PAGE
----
The time has come when the entire industry is changing, market has welcomed the Millennials who breaks all the luxury codes. We live in the 21st century and the concept of gender in the world is disappearing, and individuality comes to the fore. This trend of blurring borders has been around for a long time and has become the norm rather than something surprising. Individuality is important everywhere, not just in designing. This is why we do not position ourselves as a closed luxury brand, but an emerging genderfluid creative space. And working this way we are involved in creating new philosophy of fashion business, revendicate the fact to be humans before a man or a woman, we post lookbooks and campaigns with non binary models, show gender-fluid collections and share videos that represent our thoughts and principles in a best way. Im not focusing on achieving the long-lasting concept, being able to represent personalities and values of our community here and now. This is the way to our audience feel more confident wearing an emerging brand in which they can identify and express their true selves. And if earlier there were clear norms in society, as to what a man should look like and what a woman should wear, now I work precisely to achieve a level when these norms will disappear. Masculinity or femininity of clothing is given not by the inscription on the tag, but by the person’s self-perception.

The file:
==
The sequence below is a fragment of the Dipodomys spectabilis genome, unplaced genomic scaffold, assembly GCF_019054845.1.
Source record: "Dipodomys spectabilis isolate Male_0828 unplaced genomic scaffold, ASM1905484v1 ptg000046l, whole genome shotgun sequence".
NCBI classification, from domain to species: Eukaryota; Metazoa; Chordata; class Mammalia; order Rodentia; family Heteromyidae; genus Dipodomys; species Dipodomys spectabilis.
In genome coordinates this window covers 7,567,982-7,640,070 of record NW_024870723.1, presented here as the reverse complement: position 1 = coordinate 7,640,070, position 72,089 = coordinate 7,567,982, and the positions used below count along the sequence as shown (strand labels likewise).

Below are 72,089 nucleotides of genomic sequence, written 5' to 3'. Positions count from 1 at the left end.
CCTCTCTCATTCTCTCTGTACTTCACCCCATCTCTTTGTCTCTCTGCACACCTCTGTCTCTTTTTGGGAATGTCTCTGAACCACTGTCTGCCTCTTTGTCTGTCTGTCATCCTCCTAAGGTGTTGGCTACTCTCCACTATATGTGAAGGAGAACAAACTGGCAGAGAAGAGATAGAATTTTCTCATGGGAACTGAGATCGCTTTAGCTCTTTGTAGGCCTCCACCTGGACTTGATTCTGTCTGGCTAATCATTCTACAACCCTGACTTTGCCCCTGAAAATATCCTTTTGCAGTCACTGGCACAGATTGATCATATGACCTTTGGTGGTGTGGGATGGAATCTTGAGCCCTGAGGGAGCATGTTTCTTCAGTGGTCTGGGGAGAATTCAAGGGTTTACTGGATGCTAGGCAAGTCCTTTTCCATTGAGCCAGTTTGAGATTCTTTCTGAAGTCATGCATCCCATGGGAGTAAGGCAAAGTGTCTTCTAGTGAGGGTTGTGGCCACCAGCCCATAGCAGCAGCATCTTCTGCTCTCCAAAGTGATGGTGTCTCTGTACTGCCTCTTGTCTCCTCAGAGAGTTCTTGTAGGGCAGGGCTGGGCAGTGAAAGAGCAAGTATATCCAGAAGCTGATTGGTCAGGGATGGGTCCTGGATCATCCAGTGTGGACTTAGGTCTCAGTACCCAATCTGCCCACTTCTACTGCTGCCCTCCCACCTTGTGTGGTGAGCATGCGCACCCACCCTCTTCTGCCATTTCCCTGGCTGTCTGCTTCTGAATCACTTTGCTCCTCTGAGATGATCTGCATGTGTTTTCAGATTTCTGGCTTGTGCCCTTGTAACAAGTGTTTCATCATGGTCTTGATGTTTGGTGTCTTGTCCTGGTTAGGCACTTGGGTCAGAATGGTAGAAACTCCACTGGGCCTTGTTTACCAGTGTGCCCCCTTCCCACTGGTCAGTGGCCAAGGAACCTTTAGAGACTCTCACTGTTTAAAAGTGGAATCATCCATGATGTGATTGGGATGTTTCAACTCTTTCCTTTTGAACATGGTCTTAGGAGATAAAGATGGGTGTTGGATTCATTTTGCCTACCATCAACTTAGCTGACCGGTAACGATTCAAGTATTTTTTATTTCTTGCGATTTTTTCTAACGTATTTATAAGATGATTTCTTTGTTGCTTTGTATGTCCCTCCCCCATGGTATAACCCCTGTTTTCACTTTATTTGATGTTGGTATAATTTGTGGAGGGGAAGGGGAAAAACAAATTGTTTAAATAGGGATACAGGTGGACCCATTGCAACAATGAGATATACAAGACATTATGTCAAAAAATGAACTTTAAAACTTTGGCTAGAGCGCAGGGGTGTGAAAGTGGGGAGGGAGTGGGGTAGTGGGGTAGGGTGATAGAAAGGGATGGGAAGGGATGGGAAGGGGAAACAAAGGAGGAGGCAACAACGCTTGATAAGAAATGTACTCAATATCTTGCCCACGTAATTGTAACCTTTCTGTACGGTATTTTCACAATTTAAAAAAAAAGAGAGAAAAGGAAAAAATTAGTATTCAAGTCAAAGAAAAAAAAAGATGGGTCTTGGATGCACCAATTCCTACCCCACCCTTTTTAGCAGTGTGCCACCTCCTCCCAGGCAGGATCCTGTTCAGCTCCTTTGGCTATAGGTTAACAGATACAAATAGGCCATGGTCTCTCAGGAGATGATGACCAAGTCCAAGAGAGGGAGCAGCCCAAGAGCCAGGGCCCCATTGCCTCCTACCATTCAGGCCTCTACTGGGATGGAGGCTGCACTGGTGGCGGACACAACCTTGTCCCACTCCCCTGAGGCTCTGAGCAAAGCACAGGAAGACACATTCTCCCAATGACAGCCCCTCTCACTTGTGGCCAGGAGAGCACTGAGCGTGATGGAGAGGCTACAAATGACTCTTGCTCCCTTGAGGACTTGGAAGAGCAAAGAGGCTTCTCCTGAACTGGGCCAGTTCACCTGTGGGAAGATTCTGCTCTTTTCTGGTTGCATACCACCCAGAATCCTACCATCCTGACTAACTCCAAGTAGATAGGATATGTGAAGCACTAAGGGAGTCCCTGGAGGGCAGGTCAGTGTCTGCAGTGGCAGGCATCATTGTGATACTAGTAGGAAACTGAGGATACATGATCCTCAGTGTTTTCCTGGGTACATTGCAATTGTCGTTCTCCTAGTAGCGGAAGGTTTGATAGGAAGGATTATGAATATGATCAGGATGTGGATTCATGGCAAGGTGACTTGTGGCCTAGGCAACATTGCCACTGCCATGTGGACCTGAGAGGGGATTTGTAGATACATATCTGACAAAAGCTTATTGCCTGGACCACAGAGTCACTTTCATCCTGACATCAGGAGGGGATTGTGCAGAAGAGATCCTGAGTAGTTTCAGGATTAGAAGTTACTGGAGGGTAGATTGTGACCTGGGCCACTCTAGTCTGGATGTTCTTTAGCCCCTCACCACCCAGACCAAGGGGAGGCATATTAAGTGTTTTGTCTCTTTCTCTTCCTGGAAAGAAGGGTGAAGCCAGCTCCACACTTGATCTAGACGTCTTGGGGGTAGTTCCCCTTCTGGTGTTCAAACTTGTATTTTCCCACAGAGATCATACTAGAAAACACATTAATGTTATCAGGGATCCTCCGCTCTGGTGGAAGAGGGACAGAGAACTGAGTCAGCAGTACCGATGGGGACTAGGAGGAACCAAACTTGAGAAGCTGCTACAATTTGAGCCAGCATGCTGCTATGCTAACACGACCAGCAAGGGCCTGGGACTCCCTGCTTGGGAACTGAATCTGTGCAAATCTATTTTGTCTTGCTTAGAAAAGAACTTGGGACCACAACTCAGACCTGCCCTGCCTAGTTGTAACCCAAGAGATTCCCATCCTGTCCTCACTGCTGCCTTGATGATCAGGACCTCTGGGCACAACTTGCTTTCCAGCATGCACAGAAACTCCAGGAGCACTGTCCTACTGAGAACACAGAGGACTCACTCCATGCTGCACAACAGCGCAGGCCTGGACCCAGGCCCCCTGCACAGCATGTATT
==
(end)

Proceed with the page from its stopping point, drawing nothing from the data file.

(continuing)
How do you like this period of uncertainty for the whole world and in particular for creatives and artists?

In 2020, as it turned out, you can't plan anything. So we gave it up. Now we are preparing to enter the Asian market and focus on developing new technologies and ways of working and presenting projects and collections. These days the entire fashion industry is going through a transitional moment, when all the concepts, norms and principles that have been established for many years stop working and need to be rethought. The focus is changing from financial profit to caring about environment and our future in it. The industry is huge and it’s gonna be a long way for giant companies to adapt to the new realities. So now there is a chance for upcycling and recycling brands to bring new technologies of production eco-friendly materials. This may be the beginning of unexpected and productive collaborations between industries from different fields and the emergence of fundamentally new materials.

 

What are your hopes and dreams for the future?

 

Not to get mental disorders. Well, at least not in the first 5 years of working in the fashion industry.

Slippage Magazine © 2019